I rubbed my eyes wearily and looked down at the stack of papers covering my desk. "Just a long week. Prescriptions to record, mail to answer, next month's story to finish editing, and I haven't even looked at my patient list for tomorrow…"
"You're going to run yourself into the ground, old man. I know you are a soldier, my dear Watson, but you are not under some obligation to so earnestly fight the entire world singlehandedly."
I smiled even though he could not see me – for some reason my friend was always much more open over the telephone than he was in person; whether it was because he did not have to look at me while he spoke or because he had mellowed with age and distance I was not certain, but I was not about to argue with him regarding the pleasant alteration of his caustic personality.
"Hopefully things will calm down next week, a few of my patients are going out of town," I murmured sleepily.
"Good. Don't make me come up there to frighten them off or drag you away on a trumped-up case."
This time I laughed aloud, and I could hear the grin in his voice even through the scratchy connection. "Shouldn't you be going to bed now?"
"My work's not finished yet – some idiot with a fascination for this new invention, the telephone, keeps ringing me in the middle of the night to interrupt," I replied mischievously, removing my feet from the desk and attempting to sort through the mess of papers.
"Technically, Watson, this is not the middle of the night. If we consider the fact that this time of year shortly after the autumnal equinox, it begins to grow dark around eight and begins to grow light at seven, then technically the middle of the night would be somewhere around one – Watson, are you listening to me?"
I hastily picked up the receiver from where I had let it lie whilst I scribbled my signature on several documents as he rambled.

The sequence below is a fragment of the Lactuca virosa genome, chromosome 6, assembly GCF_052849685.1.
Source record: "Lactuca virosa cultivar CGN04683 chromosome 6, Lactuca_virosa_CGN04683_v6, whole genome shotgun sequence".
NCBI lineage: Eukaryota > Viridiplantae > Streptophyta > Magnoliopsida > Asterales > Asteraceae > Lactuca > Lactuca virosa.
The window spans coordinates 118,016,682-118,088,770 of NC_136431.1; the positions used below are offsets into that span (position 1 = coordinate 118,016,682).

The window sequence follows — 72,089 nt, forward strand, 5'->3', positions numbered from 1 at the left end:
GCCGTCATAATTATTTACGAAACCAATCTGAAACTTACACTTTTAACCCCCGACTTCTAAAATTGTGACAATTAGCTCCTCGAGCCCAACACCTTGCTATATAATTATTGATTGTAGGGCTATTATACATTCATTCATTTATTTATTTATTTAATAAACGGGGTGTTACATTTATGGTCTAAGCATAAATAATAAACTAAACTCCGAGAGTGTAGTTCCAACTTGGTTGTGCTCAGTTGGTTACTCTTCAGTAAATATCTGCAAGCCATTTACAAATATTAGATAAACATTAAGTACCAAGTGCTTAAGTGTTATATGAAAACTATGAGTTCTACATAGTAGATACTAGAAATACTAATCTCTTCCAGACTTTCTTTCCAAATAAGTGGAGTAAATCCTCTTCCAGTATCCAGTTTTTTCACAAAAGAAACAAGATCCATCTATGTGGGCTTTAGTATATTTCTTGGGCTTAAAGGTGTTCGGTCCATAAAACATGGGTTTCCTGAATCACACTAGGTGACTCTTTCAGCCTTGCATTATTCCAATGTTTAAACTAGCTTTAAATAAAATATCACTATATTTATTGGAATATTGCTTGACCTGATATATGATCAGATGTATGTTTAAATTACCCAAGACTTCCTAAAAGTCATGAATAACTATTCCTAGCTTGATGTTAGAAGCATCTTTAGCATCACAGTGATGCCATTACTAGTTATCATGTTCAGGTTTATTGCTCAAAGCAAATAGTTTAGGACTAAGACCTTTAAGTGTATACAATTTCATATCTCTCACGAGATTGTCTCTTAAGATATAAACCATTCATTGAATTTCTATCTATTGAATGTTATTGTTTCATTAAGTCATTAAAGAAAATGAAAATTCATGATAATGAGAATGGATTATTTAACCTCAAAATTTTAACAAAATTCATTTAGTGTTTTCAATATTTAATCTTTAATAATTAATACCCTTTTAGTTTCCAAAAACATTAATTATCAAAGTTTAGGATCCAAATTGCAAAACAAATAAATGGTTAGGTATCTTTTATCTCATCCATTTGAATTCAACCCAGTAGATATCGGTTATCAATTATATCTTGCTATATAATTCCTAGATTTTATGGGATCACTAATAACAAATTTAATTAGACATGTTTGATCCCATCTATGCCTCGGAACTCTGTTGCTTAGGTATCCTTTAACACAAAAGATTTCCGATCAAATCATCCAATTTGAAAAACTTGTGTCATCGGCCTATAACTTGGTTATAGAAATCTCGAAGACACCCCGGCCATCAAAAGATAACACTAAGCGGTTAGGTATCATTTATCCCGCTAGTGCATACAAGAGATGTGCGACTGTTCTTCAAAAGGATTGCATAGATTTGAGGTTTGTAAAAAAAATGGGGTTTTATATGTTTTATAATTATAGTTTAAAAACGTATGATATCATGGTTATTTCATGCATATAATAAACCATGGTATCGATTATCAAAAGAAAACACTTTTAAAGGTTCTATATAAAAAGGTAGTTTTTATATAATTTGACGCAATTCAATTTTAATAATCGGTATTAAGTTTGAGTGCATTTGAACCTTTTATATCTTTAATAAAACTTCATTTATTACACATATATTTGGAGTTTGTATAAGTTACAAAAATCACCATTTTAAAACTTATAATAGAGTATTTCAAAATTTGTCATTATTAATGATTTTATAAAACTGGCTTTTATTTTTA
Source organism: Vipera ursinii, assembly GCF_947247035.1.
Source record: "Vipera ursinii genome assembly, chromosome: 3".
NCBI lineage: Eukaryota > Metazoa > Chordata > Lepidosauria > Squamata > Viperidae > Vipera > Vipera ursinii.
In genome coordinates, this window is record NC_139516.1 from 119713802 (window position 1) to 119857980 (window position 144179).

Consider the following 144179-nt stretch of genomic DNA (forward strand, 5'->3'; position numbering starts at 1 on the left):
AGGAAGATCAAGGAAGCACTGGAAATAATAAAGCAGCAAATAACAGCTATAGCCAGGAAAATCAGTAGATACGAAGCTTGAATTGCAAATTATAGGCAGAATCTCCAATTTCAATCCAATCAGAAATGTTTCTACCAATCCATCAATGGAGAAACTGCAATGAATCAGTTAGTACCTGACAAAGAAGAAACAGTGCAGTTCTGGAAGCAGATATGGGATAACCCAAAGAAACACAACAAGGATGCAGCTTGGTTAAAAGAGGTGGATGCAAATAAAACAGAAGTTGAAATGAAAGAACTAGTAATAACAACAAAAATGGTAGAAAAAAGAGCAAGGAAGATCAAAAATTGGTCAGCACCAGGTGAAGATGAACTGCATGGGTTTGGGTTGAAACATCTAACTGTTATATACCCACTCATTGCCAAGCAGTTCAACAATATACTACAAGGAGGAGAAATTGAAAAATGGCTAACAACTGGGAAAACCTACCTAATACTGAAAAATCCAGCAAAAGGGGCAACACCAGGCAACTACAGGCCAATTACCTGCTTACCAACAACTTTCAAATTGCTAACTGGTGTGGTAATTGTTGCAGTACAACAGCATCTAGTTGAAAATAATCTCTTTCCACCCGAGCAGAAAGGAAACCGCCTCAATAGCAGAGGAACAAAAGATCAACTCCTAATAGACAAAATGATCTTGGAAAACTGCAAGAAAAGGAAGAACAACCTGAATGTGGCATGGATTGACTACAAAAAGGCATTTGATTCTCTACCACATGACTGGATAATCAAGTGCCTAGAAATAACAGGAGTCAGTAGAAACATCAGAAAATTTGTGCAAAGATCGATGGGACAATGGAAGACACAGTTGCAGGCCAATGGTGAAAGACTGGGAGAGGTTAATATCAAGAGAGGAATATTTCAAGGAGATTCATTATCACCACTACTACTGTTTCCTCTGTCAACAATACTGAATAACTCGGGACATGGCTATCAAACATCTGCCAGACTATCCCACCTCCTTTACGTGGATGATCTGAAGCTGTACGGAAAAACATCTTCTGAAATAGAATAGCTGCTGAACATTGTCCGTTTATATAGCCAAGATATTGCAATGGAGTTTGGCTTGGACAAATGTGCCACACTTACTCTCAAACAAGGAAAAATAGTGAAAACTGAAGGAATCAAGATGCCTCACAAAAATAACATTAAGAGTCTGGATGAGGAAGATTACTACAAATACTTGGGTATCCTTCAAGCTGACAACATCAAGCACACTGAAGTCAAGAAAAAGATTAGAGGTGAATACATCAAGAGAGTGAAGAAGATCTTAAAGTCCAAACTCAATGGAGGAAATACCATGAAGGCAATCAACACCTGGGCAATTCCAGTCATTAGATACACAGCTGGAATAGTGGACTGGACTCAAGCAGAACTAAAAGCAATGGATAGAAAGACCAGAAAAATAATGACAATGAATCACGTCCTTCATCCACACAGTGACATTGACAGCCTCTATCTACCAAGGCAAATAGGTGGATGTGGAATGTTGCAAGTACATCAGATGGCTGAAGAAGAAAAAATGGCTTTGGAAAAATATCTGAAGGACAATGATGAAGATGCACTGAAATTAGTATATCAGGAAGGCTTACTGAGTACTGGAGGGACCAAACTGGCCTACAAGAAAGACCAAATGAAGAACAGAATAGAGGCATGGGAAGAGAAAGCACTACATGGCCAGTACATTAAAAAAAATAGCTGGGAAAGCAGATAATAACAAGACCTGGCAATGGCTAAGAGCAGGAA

"You were not, you put the phone down."
"Making theories without data, are we?"
"I heard the rush of air when you picked it back up, Watson."
I dropped my pen with a quiet moan, pinching the bridge of my nose to stave off the approaching headache.
"Look, if I hang up will you promise to turn in for the night?"
"Not necessarily," I replied truthfully. "Besides, you still haven't told me the real reason for your call. Somehow I doubt it was just to chat for an hour - that isn't your style."
"Why wouldn't it be?" He sounded quite miffed, and I chuckled.
"Because if you truly wanted to talk about nothing, you would have called at a time when you knew I would be awake, instead of chancing my being either asleep or barely coherent at this ridiculous hour."
"I might have been busy the entire evening."
"With a hive of bees?"
"Three hives, and they are very demanding."
"More so than any client you ever had, apparently, if they took your entire afternoon and evening."
"Well, I suppose it could have waited until morning, but I thought it worth a try to catch you tonight," he said in annoyance.
I yawned again, not bothering to repress the sound. "Thought what was worth a try?"
"What are you doing this weekend?" He always had retained the most annoying habit of answering a question with another question.
I shouldered the telephone, rubbing my head with one hand and reaching for my appointment book with the other. "Mm, let's see…nothing much, thank heaven. I was going to a lecture on the recent European developments in psychology at St. Bart's Saturday evening…"
"Bah, you are the one who should be doing the lecturing, not attending them. Forget about the boring thing. I've been practicing Mendelssohn."
I assumed the last two sentences had a logical connection, though my brain was slightly fuzzy at that point in a very long day and I was not quite sure what that connection was. "Is that a suggestion, or an invitation?"
"For someone who cannot stop from yawning his head off into the telephone, you are dreadfully pawky tonight."
"Answer the question, Holmes, for goodness' sake!"
He snorted. "An invitation, naturally. I grow weary of talking to bees all the day."
"Hence the midnight phone-calls."
"Hence the midnight phone-calls," he agreed cheerfully. "And if you don't come down, you shall get another such call tomorrow night."
"You know, had you set your mind to it, you could have given Charles Augustus Milverton quite a bit of competition."
"And you in turn could have given Charles Dickens some had you tried writing something other than popular romantic claptrap."
"Erm…thank you, I think."
"You're welcome. Your train leaves at two tomorrow afternoon. Don't be late."